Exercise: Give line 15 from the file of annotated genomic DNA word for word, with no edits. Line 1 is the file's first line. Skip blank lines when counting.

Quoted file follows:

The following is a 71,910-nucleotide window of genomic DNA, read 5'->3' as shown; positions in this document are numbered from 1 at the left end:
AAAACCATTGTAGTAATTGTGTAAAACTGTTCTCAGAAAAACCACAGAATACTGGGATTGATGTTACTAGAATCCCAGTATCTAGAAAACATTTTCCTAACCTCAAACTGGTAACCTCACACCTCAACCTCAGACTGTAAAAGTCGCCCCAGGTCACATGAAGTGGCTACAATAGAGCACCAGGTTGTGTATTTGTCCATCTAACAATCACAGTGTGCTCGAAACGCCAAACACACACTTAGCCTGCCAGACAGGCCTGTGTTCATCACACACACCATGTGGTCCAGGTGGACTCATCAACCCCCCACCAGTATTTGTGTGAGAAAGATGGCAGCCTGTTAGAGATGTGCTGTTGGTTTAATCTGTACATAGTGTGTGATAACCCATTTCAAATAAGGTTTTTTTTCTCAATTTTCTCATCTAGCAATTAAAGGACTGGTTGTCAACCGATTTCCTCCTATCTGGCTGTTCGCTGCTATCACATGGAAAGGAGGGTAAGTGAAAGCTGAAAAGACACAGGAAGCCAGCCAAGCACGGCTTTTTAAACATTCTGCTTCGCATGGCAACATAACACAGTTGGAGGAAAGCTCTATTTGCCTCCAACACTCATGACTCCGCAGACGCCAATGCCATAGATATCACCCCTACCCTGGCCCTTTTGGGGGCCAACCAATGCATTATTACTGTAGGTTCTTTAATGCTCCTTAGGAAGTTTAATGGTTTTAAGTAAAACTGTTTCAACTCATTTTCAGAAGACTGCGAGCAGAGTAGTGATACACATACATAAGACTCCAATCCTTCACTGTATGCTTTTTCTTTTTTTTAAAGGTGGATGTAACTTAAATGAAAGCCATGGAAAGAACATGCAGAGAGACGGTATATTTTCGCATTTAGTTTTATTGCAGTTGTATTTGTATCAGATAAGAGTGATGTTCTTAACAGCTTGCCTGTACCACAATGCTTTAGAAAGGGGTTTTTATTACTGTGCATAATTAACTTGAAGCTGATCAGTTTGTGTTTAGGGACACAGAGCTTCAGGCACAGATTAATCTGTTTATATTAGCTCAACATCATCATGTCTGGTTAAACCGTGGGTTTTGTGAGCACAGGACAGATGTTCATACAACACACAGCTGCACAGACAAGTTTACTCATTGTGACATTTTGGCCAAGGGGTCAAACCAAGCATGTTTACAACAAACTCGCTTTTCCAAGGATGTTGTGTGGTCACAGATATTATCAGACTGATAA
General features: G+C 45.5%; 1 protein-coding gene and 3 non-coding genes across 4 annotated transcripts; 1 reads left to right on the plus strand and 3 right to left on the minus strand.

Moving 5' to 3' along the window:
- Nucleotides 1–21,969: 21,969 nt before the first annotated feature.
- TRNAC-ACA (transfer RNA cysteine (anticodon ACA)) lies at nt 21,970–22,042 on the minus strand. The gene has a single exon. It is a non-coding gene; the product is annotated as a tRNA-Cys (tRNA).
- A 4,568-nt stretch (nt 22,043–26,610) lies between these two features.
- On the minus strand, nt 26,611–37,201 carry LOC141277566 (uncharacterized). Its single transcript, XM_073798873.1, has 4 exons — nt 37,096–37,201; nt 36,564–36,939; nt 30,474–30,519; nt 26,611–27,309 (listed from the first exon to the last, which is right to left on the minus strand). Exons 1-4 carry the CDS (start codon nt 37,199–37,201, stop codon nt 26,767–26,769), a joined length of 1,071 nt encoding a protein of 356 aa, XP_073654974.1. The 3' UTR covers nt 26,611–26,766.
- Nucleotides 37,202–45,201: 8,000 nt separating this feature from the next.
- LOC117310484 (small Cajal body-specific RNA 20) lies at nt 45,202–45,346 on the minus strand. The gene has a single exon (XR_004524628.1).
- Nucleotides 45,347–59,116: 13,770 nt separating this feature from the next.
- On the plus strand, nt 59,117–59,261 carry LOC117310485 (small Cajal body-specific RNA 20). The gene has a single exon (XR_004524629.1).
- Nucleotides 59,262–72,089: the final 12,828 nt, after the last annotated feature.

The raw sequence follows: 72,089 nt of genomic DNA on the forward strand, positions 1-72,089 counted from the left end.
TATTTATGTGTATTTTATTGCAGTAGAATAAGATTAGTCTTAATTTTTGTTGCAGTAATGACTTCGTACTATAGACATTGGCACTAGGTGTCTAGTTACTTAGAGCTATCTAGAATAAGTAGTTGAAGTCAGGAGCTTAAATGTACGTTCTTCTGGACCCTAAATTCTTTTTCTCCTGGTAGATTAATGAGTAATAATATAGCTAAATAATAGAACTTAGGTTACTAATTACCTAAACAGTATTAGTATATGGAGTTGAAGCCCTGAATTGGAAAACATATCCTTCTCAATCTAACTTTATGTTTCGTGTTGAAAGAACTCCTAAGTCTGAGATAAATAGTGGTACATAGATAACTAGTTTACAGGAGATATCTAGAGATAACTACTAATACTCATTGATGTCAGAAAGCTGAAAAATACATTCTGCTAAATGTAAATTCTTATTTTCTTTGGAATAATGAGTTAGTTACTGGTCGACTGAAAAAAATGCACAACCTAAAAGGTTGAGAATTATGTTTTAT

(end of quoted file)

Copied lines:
TATTTATGTGTATTTTATTGCAGTAGAATAAGATTAGTCTTAATTTTTGTTGCAGTAATGACTTCGTACTATAGACATTGGCACTAGGTGTCTAGTTACTTAGAGCTATCTAGAATAAGTAGTTGAAGTCAGGAGCTTAAATGTACGTTCTTCTGGACCCTAAATTCTTTTTCTCCTGGTAGATTAATGAGTAATAATATAGCTAAATAATAGAACTTAGGTTACTAATTACCTAAACAGTATTAGTATATGGAGTTGAAGCCCTGAATTGGAAAACATATCCTTCTCAATCTAACTTTATGTTTCGTGTTGAAAGAACTCCTAAGTCTGAGATAAATAGTGGTACATAGATAACTAGTTTACAGGAGATATCTAGAGATAACTACTAATACTCATTGATGTCAGAAAGCTGAAAAATACATTCTGCTAAATGTAAATTCTTATTTTCTTTGGAATAATGAGTTAGTTACTGGTCGACTGAAAAAAATGCACAACCTAAAAGGTTGAGAATTATGTTTTAT